Measurements of hydrodynamics, sediment, morphology and benthos on Ameland ebb-tidal delta and lower shoreface
A large-scale field campaign was carried out on the ebb-tidal delta (ETD) of Ameland Inlet, a basin of the Wadden Sea in the Netherlands, as well as on three transects along the Dutch lower shoreface. The data have been obtained over the years 2017–2018. The most intensive campaign at the ETD of Ameland Inlet was in September 2017. With this campaign, as part of KustGenese2.0 (Coastal Genesis 2.0) and SEAWAD, we aim to gain new knowledge on the processes driving sediment transport and benthic species distribution in such a dynamic environment. These new insights will ultimately help the development of optimal strategies to nourish the Dutch coastal zone in order to prevent coastal erosion and keep up with sea level rise. The dataset obtained from the field campaign consists of (i) single- and multi-beam bathymetry; (ii) pressure, water velocity, wave statistics, turbidity, conductivity, temperature, and bedform morphology on the shoal; (iii) pressure and velocity at six back-barrier locations; (iv) bed composition and macrobenthic species from box cores and vibrocores; (v) discharge measurements through the inlet; (vi) depth and velocity from X-band radar; and (vii) meteorological data. The combination of all these measurements at the same time makes this dataset unique and enables us to investigate the interactions between sediment transport, hydrodynamics, morphology and the benthic ecosystem in more detail. The data provide opportunities to calibrate numerical models to a high level of detail. Furthermore, the open-source datasets can be used for system comparison studies.
Detecting floating plastics using a high-frequency X-band radar : a feasibility study on unconventional monitoring techniques for the detection of plastics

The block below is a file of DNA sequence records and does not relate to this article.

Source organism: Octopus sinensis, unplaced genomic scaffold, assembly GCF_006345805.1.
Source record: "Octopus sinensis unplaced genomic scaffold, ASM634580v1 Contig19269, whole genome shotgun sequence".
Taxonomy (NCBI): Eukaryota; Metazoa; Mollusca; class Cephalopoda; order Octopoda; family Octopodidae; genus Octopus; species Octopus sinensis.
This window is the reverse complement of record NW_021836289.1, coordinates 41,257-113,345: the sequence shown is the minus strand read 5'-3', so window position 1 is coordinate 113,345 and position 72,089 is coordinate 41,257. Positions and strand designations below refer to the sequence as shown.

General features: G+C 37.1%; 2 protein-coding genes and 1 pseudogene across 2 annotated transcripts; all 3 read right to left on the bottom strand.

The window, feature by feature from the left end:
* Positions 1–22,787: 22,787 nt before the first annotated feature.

Integrale analyse morfologische effecten bodemdaling door gaswinning Ameland-Oost
De voorliggende rapportage beschouwt het conceptuele model over de werking van het morfologische systeem rond Ameland-Oost. Het is tot stand gekomen op verzoek van de Begeleidingscommissie “Monitoring Bodemdaling Ameland” naar aanleiding van de integrale monitoringsrapportage van 2017 (NAM e.a. 2017). Deze studie geeft een overzicht van de fysische principes die gelden voor het hele morfologische systeem rond de gaswinningslocatie Ameland-Oost en de samenhang tussen de ontwikkelingen van het morfologische systeem. Het doel van de rapportage is het inzichtelijk maken van verbanden tussen effecten van gaswinning op morfologie tussen de deelgebieden van het systeem zoals de Noordzeekust, het zeegatsysteem, de wadplaten en de kwelders. De directe en mogelijke indirecte effecten van bodemdaling op de morfologische ontwikkeling van het integrale systeem en zijn deelgebieden zijn uiteengezet in dit rapport. Daarnaast zijn monitoringsgegevens vanaf de start van de monitoring in 1989 tot en met 2019 samengevat en wordt er besproken in hoeverre de metingen aansluiten bij het systeembegrip.